Tanner are absurd as over 5 million athletes in

 

Tanner
Lippold

 

Symond,
M. L., & Deml, A. S. (2011). Imagery
Use and Sport-Related Injury Rehabilitation. Retrieved from http://thesportjournal.org/article/imagery-use-and-sport-related-injury-rehabilitation/

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Injuries
occurring in sports are nearly impossible to avoid. According to a 2007 study
done by Jennifer Hootman, Randall Dick, and Julie Agel, the number of athletes participating
in Division I, II, and III athletics that are injured in a single season is
staggering. The numbers indicated that “preseason injuries totaled 286,843
persons, in-season injuries impacted 4,736,057 players, and post-season injuries
tallied 221,188 individuals” (Symond & Deml, 2011). These numbers are absurd
as over 5 million athletes in 2007 had to now recover in order to return to their
respective programs and rehabilitation was one of the first steps in order to
do that. Everybody assumes that rehabilitation only focuses on the physical
aspect of a certain sport, but not everyone realizes that mental imagery can
have a huge impact on the rehabilitation process as well.

Matthew
Symond and Amanda Deml conducted a study with the purpose of seeing how college
athletes used mental imagery during their rehabilitation and focused on three specific
functions of imagery – motivational, cognitive, and healing. Not only was this study
completed to see how imagery was used, but the authors also wanted to find out
the amount of imagery used in certain sports, the amount of imagery each gender
used, and the use of imagery from the past academic year in athletes who were
both injured and uninjured (Symond & Deml, 2011). The study collected data
from 130 varsity athletes representing 14 different sport and had the participants
identify the amount of each function of imagery they used on a scale from one to
nine.  The data collected showed that there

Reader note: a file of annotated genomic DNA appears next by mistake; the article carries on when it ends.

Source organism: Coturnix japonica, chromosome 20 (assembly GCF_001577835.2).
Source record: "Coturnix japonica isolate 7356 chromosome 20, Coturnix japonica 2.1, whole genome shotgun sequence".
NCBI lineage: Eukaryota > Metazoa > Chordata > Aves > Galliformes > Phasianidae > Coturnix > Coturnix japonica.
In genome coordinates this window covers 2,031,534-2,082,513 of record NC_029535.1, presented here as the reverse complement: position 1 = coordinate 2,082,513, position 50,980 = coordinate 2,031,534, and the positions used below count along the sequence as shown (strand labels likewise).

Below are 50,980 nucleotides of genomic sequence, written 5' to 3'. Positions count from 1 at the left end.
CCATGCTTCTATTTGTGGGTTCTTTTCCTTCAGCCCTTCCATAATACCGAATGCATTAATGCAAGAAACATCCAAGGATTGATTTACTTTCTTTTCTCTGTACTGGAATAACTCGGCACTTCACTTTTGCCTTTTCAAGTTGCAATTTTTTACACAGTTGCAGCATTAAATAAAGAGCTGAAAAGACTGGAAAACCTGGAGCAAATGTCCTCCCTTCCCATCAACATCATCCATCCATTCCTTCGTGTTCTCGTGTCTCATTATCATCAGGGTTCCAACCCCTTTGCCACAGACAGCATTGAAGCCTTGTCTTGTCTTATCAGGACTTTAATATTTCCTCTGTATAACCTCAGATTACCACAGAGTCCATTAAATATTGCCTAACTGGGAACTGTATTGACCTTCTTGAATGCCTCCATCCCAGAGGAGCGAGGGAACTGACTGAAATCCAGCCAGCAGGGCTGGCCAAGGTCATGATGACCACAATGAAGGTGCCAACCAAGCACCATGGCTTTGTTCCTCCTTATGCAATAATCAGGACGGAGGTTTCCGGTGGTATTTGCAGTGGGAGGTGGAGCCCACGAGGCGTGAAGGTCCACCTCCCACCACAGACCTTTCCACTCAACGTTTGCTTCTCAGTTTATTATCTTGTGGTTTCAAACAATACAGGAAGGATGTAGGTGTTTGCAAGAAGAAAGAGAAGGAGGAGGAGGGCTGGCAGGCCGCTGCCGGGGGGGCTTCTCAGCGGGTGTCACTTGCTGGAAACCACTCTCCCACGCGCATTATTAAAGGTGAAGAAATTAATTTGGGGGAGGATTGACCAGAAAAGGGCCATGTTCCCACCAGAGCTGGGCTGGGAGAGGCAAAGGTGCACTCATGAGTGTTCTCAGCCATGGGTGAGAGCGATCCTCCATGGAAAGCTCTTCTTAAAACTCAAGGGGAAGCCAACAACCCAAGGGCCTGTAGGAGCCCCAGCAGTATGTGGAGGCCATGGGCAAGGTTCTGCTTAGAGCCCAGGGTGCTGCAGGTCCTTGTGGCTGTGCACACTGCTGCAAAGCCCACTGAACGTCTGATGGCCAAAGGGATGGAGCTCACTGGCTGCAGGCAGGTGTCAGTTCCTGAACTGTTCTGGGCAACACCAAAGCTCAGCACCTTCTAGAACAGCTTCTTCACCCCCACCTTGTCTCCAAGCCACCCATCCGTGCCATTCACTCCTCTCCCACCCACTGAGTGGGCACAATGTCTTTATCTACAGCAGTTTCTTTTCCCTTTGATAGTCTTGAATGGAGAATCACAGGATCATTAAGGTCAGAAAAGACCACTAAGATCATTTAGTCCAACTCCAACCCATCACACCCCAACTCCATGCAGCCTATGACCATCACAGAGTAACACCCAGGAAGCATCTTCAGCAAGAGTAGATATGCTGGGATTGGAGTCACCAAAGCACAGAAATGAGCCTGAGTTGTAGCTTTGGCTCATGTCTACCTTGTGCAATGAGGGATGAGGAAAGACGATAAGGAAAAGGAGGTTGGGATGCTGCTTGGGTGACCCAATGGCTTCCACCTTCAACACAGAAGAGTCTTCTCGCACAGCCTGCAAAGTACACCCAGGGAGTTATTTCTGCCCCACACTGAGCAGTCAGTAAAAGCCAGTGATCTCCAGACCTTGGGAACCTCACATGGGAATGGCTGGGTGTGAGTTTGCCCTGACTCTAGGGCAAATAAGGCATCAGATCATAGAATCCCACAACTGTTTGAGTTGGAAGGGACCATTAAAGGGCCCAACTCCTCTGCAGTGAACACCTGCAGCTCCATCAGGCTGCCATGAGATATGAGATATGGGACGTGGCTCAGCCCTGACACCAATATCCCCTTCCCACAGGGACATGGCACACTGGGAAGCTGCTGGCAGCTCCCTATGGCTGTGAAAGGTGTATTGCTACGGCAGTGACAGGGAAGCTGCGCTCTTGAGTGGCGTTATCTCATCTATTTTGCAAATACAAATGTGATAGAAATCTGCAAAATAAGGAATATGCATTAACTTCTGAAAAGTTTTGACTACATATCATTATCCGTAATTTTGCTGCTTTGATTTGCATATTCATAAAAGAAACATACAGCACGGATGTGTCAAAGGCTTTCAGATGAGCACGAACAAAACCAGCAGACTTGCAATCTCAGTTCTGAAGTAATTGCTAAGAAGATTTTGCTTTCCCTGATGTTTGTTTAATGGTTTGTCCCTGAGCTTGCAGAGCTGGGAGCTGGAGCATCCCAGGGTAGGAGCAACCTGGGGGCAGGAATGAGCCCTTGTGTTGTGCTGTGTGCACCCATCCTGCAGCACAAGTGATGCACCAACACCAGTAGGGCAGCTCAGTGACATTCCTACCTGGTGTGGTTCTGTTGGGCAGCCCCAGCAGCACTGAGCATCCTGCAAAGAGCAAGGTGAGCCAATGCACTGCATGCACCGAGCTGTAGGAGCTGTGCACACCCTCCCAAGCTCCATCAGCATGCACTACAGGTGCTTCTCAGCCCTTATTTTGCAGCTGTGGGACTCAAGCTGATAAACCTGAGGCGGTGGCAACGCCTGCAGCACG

was more use of motivational imagery than cognitive and healing imagery between
the athletes and they found out that men tend to use mental imagery more than
females. That being said, it is safe to say that mental imagery played an important
role in assisting these athletes during their rehabilitation.

Dr.
Greg Young spoke to our class about mental imagery and we decided that 87% of an
athlete’s performance is mental and the remaining 13% is physical. However, athletes
tend to spend 87% of their time improving the physical characteristics and only
13% of their time is spent refining the mental aspect. At the professional
level, every athlete is on the same level physically and that is where mental imagery
comes into play. Athletes who use mental imagery in cooperation with the physical
aspect can achieve much more than athletes who only focus on their physical abilities.

The
city of Indianapolis has seen a variety of their beloved athletes face an
injury that sidelined them for quite some time and this study’s findings might
have been able to help those athletes in regard to their use of mental imagery
in the rehabilitation process. One athlete in particular that suffered a gruesome
injury was former Indiana Pacer Paul George. Paul George was playing for Team
USA in 2014 in a friendly scrimmage when he broke his leg severely. Because his
injury was so significant, not only did he have to put in the physical work to
improve, but his imagery and mental skills had to keep him motivated in order for
him to truly recover.

Both
on the field performance and rehabilitation require athletes to use their
physical and mental abilities to accomplish a goal, but athletes need to
realize that rehabilitation isn’t just about the physical aspect. Using mental imagery
and it’s three main functions along with physical practice can enhance the rehabilitation
and recovery process in a significant way.

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